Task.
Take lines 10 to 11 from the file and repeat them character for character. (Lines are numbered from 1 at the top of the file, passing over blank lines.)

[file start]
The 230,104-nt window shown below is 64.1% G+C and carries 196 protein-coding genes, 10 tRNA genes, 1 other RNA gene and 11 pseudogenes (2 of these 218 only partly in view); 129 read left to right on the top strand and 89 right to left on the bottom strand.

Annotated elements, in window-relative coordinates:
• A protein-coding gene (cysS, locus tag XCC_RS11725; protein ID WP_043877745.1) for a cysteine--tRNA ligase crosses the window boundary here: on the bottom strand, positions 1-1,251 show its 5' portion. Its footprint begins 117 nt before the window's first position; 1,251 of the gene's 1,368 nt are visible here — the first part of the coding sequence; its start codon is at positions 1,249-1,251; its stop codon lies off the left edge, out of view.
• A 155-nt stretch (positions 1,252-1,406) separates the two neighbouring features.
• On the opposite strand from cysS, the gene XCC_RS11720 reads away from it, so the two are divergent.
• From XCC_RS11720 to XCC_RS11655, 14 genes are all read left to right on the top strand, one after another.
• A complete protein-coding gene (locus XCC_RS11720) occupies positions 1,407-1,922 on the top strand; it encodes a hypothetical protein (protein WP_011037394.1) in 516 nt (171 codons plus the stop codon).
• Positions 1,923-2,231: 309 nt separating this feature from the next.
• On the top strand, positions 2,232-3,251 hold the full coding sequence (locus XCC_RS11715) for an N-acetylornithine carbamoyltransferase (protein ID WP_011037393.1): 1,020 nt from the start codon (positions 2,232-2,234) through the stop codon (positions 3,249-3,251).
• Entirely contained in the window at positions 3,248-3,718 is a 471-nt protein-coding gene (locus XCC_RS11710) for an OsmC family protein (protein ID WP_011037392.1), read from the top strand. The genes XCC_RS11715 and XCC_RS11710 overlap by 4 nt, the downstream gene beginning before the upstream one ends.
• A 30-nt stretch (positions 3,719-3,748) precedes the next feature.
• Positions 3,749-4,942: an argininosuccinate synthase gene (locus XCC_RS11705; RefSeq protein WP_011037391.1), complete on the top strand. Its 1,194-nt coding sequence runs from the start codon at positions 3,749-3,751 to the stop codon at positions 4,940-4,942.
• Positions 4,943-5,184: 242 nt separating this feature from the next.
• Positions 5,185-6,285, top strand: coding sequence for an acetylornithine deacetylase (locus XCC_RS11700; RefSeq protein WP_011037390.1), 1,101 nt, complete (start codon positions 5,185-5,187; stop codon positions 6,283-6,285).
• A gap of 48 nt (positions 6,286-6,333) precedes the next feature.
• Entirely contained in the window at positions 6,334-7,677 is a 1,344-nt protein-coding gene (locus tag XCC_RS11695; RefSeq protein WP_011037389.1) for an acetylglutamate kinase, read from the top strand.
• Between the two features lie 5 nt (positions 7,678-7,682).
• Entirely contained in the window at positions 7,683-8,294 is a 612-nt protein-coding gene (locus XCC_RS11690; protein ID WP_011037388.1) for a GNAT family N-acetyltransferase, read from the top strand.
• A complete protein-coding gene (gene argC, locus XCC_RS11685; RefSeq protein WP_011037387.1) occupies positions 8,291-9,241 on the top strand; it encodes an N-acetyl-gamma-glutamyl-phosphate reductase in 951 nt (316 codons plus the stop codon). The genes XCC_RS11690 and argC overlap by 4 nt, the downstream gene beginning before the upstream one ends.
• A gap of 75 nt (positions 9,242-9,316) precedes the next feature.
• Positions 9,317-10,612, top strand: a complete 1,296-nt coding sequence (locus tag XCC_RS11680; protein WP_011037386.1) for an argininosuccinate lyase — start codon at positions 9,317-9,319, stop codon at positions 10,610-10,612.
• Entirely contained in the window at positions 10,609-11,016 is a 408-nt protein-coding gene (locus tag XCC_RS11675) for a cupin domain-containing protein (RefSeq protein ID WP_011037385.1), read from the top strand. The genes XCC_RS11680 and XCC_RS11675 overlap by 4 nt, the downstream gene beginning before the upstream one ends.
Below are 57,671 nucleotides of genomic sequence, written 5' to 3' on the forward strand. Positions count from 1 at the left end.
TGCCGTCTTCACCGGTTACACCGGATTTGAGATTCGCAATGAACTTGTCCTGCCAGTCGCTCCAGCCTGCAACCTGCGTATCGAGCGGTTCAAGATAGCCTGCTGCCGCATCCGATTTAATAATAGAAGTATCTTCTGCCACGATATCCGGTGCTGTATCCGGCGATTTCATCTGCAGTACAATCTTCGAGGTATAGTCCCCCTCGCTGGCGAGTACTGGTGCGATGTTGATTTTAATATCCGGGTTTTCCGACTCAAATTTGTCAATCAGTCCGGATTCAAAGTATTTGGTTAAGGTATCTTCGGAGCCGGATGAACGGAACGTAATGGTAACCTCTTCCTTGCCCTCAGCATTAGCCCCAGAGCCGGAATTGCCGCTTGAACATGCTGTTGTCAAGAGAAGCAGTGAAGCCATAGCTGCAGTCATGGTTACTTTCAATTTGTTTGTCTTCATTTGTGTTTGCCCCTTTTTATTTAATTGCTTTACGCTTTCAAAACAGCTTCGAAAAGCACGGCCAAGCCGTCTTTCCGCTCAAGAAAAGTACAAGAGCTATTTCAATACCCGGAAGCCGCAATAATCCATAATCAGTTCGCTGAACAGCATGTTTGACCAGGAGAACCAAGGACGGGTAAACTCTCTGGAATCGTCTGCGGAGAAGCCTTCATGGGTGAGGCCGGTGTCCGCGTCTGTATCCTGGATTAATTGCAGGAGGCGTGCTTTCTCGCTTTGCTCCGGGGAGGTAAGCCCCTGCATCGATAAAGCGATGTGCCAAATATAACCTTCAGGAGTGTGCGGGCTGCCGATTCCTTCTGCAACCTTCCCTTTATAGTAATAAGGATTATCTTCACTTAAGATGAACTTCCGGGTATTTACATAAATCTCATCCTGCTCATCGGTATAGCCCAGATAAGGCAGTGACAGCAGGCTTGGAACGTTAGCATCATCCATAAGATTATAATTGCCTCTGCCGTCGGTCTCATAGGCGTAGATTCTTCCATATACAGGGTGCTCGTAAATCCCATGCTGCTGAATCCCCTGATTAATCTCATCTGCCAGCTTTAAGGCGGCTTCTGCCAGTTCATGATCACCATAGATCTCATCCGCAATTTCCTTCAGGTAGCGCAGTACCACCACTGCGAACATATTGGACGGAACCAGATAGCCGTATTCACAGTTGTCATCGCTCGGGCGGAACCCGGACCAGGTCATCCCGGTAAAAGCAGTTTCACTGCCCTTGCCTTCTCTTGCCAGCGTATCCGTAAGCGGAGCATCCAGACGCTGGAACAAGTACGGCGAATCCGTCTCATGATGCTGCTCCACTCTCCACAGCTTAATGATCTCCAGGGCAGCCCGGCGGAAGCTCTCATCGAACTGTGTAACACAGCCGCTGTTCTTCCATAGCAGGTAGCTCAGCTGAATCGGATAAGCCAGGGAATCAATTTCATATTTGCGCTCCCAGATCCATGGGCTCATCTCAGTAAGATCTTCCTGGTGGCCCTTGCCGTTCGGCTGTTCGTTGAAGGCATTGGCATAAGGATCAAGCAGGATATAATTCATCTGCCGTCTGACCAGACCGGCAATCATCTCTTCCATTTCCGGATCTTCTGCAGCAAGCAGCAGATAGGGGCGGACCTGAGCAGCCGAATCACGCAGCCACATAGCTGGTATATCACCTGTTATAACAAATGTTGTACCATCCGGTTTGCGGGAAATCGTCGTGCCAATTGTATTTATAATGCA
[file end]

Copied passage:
• Entirely contained in the window at positions 3,248-3,718 is a 471-nt protein-coding gene (locus XCC_RS11710) for an OsmC family protein (protein ID WP_011037392.1), read from the top strand. The genes XCC_RS11715 and XCC_RS11710 overlap by 4 nt, the downstream gene beginning before the upstream one ends.
• A 30-nt stretch (positions 3,719-3,748) precedes the next feature.